Civility marks Republican debate
Candidates tout their ideas to boost economy
WASHINGTON - Leading Republican presidential candidates, who declared in an October debate that the economy is in good shape, last night said President Bush's economic stimulus package did not go far enough to stave off what economists fear may be a looming recession.
In a debate in Boca Raton, Fla., five days before the state's GOP primary, former Massachusetts governor Mitt Romney said the plan to distribute tax rebate checks to 117 million families was "a good start," but needs more tax cuts to encourage businesses to hire people.
Former New York City mayor Rudy Giuliani and Senator John McCain of Arizona both called for permanent tax reductions to spur the economy, and McCain repeated his calls for lower federal spending and greater incentives to save.
Former Arkansas governor Mike Huckabee - who was alone among his main competitors last year in warning of a weakening economy - said he was "grateful that something is being done." But sounding the populist theme of his campaign, Huckabee said the money would be better spent on building US roads, employing American workers, and using US-made supplies.
"We'll probably end up borrowing this $150 billion from the Chinese, and when we get those rebate checks, most people are going to go out and buy stuff that's been imported from China," Huckabee said.
Representative Ron Paul of Texas, meanwhile, took his own party to task for running up deficits and expanding the size of government. "The Republican Party has a problem because we don't act like Republicans," he said.
The debate at Florida Atlantic University hosted a five-man field that appeared to have taken a mutual vow to stay civil and even complimentary of one another. While the Romney and McCain campaigns released TV ads last night attacking each other, on stage, the men kept their remarks conciliatory.
Instead, the candidates saved their attacks for Hillary Clinton, saying the Democratic New York senator would weaken American security by pulling the United States out of Iraq prematurely. No GOP candidate mentioned either of the other two Democratic contenders, Senator Barack Obama of Illinois and former North Carolina senator John Edwards.
Asked how he would run against Hillary and Bill Clinton, who has been aggressively campaigning for his wife, Romney cocked an eyebrow.
"I frankly can't wait, because the idea of Bill Clinton back in the White House with nothing to do is something I just can't imagine. I can't imagine the American people can't imagine," Romney said, declining to elaborate.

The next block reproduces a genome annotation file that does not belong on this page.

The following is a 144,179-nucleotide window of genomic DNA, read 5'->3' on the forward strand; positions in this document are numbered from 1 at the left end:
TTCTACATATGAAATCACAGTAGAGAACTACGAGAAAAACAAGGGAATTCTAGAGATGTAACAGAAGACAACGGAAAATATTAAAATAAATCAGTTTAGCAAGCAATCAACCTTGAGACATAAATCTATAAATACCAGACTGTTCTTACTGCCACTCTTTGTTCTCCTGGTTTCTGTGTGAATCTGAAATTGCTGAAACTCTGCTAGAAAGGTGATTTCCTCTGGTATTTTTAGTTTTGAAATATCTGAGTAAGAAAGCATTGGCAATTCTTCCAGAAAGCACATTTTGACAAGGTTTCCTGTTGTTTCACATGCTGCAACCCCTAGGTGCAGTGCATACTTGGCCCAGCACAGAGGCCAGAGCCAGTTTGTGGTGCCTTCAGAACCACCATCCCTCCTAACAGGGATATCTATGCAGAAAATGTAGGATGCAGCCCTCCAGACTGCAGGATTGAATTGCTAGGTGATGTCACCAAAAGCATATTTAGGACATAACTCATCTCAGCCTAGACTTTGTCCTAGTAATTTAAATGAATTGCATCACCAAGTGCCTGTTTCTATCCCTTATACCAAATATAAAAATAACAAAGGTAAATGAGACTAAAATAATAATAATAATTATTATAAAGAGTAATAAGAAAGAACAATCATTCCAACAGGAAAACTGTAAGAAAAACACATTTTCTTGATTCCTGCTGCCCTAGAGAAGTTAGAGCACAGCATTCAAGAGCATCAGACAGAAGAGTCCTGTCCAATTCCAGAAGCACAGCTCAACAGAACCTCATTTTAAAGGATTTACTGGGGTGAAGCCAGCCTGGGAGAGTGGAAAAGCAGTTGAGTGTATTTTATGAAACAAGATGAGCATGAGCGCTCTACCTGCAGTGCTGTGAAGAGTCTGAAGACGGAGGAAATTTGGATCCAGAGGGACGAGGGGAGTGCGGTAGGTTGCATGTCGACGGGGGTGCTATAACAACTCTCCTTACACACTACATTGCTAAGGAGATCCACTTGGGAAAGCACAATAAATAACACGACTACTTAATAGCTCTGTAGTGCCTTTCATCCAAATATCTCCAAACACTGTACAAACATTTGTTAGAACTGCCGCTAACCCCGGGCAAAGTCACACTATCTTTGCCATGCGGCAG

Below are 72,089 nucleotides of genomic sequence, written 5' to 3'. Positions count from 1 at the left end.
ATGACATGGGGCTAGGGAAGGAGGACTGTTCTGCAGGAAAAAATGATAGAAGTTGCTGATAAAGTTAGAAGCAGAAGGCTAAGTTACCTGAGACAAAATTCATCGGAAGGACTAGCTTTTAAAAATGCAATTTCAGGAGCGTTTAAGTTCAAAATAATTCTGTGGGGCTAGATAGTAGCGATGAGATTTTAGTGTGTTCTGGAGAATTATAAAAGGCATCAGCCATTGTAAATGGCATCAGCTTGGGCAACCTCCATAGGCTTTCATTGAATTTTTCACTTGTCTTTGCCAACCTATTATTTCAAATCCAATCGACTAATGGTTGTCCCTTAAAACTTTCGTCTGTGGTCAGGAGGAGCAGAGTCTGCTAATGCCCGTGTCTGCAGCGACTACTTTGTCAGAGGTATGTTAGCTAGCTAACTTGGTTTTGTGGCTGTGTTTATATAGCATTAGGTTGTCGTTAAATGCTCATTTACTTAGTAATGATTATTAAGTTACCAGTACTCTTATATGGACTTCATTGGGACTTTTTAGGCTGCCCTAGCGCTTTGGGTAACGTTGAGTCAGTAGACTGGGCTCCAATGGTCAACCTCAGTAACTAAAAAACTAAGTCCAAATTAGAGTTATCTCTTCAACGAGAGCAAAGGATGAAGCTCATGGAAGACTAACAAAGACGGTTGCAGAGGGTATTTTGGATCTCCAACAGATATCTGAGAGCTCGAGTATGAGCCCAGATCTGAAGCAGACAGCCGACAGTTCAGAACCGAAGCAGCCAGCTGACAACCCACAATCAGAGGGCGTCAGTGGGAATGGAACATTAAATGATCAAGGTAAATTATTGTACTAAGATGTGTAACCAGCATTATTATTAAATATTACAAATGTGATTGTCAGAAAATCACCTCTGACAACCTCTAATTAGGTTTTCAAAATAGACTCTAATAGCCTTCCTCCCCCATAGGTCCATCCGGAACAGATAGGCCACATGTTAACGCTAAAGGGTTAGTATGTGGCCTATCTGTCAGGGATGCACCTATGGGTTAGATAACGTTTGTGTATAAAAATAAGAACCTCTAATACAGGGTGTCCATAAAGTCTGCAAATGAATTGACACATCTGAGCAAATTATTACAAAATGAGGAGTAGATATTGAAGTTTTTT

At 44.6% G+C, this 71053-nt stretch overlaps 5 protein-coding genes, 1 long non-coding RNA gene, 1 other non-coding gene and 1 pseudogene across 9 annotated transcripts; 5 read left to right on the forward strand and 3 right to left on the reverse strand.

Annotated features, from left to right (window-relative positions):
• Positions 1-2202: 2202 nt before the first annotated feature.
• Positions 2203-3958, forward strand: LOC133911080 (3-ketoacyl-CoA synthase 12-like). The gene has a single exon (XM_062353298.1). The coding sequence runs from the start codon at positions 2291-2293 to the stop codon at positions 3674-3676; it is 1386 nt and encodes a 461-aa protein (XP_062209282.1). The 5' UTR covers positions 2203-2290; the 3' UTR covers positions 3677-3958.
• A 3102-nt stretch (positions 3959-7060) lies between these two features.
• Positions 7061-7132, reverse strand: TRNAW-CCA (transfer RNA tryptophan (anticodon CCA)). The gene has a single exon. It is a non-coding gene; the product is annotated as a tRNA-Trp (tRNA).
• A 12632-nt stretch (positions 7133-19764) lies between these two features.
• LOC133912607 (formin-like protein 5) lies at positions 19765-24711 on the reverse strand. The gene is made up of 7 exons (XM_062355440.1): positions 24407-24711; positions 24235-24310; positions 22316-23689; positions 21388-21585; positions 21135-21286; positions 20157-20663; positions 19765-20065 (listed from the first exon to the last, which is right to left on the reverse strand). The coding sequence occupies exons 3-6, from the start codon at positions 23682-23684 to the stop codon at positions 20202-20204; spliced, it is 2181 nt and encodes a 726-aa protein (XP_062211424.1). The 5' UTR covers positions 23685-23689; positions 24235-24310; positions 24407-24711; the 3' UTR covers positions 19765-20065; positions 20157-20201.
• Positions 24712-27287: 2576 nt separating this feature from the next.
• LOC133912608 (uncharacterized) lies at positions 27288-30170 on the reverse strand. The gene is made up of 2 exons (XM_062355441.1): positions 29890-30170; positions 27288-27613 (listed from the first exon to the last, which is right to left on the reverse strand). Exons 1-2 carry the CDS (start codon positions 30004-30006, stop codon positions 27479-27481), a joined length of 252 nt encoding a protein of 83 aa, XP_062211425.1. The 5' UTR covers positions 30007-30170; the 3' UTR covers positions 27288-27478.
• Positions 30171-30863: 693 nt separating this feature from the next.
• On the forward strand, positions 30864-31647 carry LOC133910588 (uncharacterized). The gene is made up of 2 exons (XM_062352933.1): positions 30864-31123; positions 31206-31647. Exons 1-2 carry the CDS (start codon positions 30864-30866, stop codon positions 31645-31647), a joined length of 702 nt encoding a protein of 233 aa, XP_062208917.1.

Romney said he looked forward to taking on Hillary Clinton, whom he referred to as "General Hillary Clinton," saying she is "so out of step with the American people."
Both Romney and McCain appeared relaxed and confident as they headed into a race that has the two men battling each other for first place. McCain sought to burnish his conservative credentials while describing himself as someone willing to take on the Washington establishment; Romney, who was often the target of attacks from fellow Republicans in earlier debates, deftly deflected questions about whether he kept changing his positions.
"Gosh, that's tough on their part, but, you know, I'm not terribly worried about their attacks, frankly," Romney said. "I'm not going to Washington to make friends with politicians; I'm going to Washington to change things."
McCain noted that he respected every man on the stage - and singled out Giuliani as an "American hero" because of his performance as mayor after Sept. 11, 2001. Romney passed up an opportunity to criticize his rivals on taxes, saying all of the men on stage were committed to lowering taxes.
And Huckabee said he did not think McCain was too old to be president, even though a supporter of his, Chuck Norris, had suggested so.
"I did hear what Chuck said. I was standing with him. And I didn't disagree with him at the time, because I was standing next to him," Huckabee said to chuckles from the room. "This is a guy who can put this foot on that side of my face, and there's nothing I can do about it." McCain, Huckabee said, had the "rigor and capacity" to serve as president.
The debate was the final face-off among the winnowed field of GOP candidates before Tuesday's primary in Florida. Giuliani - who largely brushed off early contests in Iowa, Nevada, and South Carolina - is hoping for a win in the Sunshine State to breathe life into his faltering campaign.
While the former New York mayor once led in national polls, he has fallen behind nationally and in Florida, where he had hoped to capitalize on a substantial population of former New Yorkers and then sweep several of the large northeastern states at stake on Feb. 5.
Asked last night about his struggling campaign, Giuliani shrugged good-naturedly. "I believe I'm going to have the same fate as the New York Giants last week," Giuliani said, referring to the football team's overtime win against the Green Bay Packers.
"We have them lulled into a very false sense of security right now," Giuliani said about his rivals, drawing appreciative laughs from the stage. But "everyone is going to have a chance," he said.
Romney, pressed to say how much of his personal fortune he had spent in Florida, refused to disclose the amount, saying it would give an unfair advantage to his competitors. And he rejected suggestions that he was seeking to buy the primary there, saying his self-financing kept him free from pressure from special interests.